It’s a nasty, stinging word.
It’s something we all comprehend, but maybe have not all gone through.
When I hear the word betrayal, the same picture comes to my mind every time. I see a person- jaw slowly dropping and eyes widening, as they find out that someone they trusted turned them in. Maybe to authorities, maybe to bad guys, I don’t know. But that’s what I see, and at the end of this little picture, the person that has done the betraying turned their back away so they don’t have to see the face of the other person.
Kids actually learn about betrayal in schools- in elementary school we learned that Benedict Arnold was the face of betrayal, as he committed treason against the United States during the Revolutionary War. In literature, we learned that the famous Italian poet Dante reserves the innermost circle of hell for traitors.
But what does it mean to actually be betrayed? What does it look like?
In my life, it has two different faces.
The first face is that of a person. I went through a season that was very difficult, and there was one person I counted on above all others to be there. She wasn’t. She tried to be, but she wasn’t able to support me the way I needed her to. I ended up feeling hurt, abandoned, lost, confused, angry, and bitter. I even wrote out an overly dramatic psalm about my experience and the face of betrayal. It helped a lot at the time, and I started to really think about betrayal. I realized that before that moment, I had never really experienced betrayal from a person.
The other face is that of circumstance. It’s humbling- a constant reminder that we are not in control; that I am not in control. It looks like doing everything right but things still go wrong… Like taking impeccable care of your car and finding out there is a problem that will cost a thousand dollars to fix. Sending all the paperwork in early only to find it somehow never arrived at its destination. Never drinking tap water or eating fresh foods and finding out you still have parasites in Africa.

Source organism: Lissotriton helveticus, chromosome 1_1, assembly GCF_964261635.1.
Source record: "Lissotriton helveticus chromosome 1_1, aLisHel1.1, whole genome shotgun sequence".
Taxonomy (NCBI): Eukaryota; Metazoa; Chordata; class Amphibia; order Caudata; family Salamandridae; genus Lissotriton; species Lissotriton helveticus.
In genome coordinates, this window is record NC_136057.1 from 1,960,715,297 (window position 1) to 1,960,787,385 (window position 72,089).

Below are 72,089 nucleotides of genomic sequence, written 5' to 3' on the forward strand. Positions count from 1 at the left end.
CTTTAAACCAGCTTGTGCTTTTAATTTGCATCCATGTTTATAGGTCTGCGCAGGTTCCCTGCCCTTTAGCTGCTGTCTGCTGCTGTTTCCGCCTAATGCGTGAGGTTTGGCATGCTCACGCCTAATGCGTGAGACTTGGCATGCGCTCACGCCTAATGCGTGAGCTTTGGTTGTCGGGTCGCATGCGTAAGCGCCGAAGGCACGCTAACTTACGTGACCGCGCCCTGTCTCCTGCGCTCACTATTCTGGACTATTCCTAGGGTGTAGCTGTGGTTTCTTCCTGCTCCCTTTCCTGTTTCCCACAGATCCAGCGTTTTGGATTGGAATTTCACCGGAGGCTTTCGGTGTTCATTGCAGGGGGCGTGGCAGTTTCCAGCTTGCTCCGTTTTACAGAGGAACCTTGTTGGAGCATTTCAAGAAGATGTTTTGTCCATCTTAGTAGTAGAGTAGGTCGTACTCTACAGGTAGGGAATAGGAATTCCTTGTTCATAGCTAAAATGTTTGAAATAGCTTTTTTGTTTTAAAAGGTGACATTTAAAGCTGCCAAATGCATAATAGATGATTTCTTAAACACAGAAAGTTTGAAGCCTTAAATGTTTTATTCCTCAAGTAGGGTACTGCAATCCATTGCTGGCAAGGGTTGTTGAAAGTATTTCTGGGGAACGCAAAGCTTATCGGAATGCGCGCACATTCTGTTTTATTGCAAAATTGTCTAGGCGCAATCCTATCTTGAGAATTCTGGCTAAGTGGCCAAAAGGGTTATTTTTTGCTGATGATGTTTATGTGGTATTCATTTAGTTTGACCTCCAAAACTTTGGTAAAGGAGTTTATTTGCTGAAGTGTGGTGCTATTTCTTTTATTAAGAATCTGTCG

Sometimes we can do everything right and our friends may betray us. Our knowledge betrays us. Our preparation, our education, our work ethic, our good standing… sometimes life throws it back in our faces.
Over Easter, I thought a lot about Jesus and Judas.
Even though Jesus knew he was going to be betrayed, until this year I never thought about how he must have felt.
He poured into Judas.
He trusted him with money.
He gave him the special teaching and attention that he gave all the disciples.
He loved him.
In the end, Judas still handed him over. And for what? A bag of coins.
Of course this is all part of God’s beautifully orchestrated plan to make up for OUR sin, but I’m sure it still hurt Jesus.
Hurt him to see the guards, led by Judas. To know that their friendship was thrown out like dirty dishwater. To be greeted with a kiss, a warm gesture of greeting masking evil intentions.
Can you imagine?
God could have orchestrated it so that the Romans found Jesus another way. There were PLENTY of people who were willing to turn him in. But that’s not how it happened. He was betrayed, and because he was betrayed, he is able to sympathize with us.
He understands the feeling of betrayal when one spouse cheated.
He understands the feeling of betrayal when a friend disappears from your life.
He understands the feeling of betrayal when someone you love hurts you.
He understands the feeling of betrayal when you are doing your best in all areas and life still seems to just throw back crap.
He understands the feeling of betrayal when your friend/family member takes their side (whoever the opposing side may be).
He gets it. Because he went though it, we are blessed. He wants to be there for you, to stand in the gap for you, to understand you, and to say,
I will never leave you nor forsake you.